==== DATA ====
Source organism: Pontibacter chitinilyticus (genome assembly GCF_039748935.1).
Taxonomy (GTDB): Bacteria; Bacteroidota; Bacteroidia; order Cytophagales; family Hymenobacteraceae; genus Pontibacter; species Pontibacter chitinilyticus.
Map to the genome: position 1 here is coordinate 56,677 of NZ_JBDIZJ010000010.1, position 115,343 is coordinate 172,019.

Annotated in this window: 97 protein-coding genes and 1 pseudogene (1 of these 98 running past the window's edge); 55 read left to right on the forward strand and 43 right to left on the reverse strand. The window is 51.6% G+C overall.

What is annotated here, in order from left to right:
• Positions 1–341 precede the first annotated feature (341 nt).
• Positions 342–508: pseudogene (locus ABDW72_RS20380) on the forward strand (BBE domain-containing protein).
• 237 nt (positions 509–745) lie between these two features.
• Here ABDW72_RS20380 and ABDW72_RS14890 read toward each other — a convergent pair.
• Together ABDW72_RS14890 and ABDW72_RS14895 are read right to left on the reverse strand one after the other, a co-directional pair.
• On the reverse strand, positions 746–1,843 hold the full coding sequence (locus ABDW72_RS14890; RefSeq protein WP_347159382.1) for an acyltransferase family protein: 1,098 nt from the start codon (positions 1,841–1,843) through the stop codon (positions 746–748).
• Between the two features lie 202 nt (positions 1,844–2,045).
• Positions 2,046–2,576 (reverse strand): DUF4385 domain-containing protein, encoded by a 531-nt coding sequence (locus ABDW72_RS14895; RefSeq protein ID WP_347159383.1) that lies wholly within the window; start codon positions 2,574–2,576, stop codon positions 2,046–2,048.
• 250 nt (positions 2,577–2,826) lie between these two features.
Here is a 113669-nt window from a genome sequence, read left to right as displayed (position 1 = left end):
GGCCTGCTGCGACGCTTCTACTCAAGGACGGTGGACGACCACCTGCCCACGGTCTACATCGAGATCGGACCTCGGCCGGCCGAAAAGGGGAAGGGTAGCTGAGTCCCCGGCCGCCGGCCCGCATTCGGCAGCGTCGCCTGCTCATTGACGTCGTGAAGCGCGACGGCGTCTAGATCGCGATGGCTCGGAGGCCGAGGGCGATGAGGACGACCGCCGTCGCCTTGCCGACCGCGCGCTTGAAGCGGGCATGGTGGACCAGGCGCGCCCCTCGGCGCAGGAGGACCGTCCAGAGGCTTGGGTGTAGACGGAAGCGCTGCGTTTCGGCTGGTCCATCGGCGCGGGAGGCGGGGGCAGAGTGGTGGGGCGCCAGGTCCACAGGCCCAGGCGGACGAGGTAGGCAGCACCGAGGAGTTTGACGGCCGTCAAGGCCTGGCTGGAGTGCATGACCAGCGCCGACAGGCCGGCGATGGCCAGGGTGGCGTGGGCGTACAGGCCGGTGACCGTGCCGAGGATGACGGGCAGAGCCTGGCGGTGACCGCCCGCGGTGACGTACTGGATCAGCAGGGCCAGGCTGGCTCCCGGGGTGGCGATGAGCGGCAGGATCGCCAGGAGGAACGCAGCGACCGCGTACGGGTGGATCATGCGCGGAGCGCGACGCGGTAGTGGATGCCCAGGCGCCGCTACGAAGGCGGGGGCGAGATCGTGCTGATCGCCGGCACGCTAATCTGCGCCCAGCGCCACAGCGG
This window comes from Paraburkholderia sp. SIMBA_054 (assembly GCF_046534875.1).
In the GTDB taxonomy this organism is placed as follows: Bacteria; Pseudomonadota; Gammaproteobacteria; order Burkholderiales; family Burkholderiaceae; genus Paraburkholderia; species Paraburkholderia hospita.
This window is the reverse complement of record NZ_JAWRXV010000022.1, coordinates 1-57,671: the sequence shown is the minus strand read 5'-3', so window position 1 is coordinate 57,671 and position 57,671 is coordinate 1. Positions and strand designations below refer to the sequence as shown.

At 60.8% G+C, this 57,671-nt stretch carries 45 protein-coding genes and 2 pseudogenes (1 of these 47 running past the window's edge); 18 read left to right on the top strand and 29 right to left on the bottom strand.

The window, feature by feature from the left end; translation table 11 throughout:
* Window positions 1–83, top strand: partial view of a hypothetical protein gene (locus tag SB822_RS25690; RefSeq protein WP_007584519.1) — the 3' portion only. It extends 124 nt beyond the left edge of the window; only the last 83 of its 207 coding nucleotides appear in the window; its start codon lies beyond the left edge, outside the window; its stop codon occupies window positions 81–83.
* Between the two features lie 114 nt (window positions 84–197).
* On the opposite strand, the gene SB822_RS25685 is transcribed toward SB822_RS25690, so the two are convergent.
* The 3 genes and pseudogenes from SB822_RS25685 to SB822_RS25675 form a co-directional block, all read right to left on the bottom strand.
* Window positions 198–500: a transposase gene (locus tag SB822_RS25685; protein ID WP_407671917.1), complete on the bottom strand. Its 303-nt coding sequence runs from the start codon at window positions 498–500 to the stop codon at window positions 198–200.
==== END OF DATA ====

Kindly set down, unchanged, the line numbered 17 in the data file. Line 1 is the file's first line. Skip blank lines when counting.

This window comes from Paraburkholderia sp. SIMBA_054 (assembly GCF_046534875.1).